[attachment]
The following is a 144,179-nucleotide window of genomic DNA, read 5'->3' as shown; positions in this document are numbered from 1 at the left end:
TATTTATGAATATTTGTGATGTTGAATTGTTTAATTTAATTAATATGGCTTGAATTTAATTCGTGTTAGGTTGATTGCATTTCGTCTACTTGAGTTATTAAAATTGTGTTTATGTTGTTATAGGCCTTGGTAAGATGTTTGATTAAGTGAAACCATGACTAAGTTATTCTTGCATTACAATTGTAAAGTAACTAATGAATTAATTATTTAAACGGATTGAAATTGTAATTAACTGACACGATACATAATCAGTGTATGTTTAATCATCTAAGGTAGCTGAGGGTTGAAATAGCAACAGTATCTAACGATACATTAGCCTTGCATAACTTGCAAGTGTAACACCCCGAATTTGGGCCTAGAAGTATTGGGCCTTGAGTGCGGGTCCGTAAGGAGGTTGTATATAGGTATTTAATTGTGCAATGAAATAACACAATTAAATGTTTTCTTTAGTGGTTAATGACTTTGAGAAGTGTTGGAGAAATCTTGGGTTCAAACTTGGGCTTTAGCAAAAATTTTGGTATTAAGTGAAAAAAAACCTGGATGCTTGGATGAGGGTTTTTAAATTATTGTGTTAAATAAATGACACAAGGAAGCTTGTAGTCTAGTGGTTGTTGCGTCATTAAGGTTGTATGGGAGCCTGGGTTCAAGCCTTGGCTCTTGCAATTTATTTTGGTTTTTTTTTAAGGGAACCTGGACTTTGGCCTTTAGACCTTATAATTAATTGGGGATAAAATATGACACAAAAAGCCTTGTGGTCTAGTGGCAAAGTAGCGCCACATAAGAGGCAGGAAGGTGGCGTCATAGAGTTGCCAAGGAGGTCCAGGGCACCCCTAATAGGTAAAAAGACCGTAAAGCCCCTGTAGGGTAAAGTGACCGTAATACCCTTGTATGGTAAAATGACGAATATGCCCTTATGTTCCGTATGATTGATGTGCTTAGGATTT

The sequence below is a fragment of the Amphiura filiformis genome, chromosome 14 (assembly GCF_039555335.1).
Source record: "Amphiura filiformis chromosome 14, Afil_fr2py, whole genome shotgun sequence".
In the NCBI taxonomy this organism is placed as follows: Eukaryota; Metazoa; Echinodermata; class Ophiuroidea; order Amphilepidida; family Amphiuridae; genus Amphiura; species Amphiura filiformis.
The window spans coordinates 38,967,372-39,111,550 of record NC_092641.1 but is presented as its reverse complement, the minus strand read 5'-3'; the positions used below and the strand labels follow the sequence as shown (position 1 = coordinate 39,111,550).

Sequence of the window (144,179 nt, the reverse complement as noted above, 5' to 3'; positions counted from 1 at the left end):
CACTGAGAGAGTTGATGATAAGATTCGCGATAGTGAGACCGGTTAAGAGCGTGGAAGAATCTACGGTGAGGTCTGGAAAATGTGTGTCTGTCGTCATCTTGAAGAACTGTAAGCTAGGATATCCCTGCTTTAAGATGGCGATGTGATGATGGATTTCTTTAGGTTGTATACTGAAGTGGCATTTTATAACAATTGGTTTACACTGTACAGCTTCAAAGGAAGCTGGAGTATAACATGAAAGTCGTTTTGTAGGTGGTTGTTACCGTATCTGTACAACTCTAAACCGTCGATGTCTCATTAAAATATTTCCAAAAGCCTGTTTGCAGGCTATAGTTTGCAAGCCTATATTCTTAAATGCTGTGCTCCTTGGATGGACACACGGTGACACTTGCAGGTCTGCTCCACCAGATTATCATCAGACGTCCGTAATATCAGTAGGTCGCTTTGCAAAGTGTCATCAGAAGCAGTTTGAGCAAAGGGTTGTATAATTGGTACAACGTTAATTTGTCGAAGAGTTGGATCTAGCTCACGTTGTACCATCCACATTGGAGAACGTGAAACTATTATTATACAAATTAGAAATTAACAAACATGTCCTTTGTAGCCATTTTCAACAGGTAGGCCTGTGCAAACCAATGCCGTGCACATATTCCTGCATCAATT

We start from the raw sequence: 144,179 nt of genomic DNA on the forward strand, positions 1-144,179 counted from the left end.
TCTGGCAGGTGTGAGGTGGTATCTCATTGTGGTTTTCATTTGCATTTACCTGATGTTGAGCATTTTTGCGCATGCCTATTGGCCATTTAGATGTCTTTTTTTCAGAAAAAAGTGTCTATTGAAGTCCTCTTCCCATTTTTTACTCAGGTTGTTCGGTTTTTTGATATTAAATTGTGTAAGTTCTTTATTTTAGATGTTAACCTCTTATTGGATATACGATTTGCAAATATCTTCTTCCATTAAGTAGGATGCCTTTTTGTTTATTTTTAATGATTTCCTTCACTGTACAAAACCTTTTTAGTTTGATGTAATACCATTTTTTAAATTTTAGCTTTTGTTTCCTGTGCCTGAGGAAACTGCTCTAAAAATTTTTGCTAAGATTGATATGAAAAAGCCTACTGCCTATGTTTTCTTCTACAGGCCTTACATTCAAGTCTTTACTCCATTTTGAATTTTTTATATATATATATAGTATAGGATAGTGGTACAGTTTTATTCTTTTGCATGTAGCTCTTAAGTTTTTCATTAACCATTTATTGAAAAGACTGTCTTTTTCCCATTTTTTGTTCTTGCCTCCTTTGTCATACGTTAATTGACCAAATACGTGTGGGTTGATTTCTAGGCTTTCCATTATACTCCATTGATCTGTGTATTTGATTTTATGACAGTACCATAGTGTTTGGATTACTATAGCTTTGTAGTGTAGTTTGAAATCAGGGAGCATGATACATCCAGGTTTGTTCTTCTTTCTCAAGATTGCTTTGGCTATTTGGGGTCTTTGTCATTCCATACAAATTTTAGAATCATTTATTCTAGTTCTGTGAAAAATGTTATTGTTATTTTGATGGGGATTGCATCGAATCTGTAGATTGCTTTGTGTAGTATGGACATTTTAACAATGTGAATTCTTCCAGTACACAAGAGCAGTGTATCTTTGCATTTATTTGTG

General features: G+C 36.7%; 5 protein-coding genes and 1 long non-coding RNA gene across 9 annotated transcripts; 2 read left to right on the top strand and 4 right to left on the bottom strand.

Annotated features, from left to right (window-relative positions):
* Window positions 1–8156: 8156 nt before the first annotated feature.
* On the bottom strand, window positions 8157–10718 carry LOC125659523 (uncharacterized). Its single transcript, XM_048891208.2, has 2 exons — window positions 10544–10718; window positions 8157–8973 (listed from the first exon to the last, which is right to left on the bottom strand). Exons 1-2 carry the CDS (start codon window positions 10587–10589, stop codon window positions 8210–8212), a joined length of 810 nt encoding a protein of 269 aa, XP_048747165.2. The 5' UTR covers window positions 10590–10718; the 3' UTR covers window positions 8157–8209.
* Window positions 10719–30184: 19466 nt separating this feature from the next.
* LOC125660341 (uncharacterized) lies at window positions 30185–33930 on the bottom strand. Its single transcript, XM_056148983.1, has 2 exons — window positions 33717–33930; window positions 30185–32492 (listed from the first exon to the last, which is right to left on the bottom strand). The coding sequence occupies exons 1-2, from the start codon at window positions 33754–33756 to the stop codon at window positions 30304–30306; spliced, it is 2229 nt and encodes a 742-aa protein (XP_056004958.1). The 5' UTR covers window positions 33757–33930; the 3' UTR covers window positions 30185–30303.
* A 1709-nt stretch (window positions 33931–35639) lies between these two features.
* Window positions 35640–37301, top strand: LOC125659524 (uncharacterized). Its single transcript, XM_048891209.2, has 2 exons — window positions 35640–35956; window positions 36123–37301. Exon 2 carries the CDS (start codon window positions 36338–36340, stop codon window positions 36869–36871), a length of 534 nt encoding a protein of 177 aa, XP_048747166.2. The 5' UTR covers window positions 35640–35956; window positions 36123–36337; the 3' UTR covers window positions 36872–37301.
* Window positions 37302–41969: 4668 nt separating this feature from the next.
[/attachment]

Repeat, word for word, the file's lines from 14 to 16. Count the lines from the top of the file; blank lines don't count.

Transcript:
* On the bottom strand, window positions 8157–10718 carry LOC125659523 (uncharacterized). Its single transcript, XM_048891208.2, has 2 exons — window positions 10544–10718; window positions 8157–8973 (listed from the first exon to the last, which is right to left on the bottom strand). Exons 1-2 carry the CDS (start codon window positions 10587–10589, stop codon window positions 8210–8212), a joined length of 810 nt encoding a protein of 269 aa, XP_048747165.2. The 5' UTR covers window positions 10590–10718; the 3' UTR covers window positions 8157–8209.
* Window positions 10719–30184: 19466 nt separating this feature from the next.
* LOC125660341 (uncharacterized) lies at window positions 30185–33930 on the bottom strand. Its single transcript, XM_056148983.1, has 2 exons — window positions 33717–33930; window positions 30185–32492 (listed from the first exon to the last, which is right to left on the bottom strand). The coding sequence occupies exons 1-2, from the start codon at window positions 33754–33756 to the stop codon at window positions 30304–30306; spliced, it is 2229 nt and encodes a 742-aa protein (XP_056004958.1). The 5' UTR covers window positions 33757–33930; the 3' UTR covers window positions 30185–30303.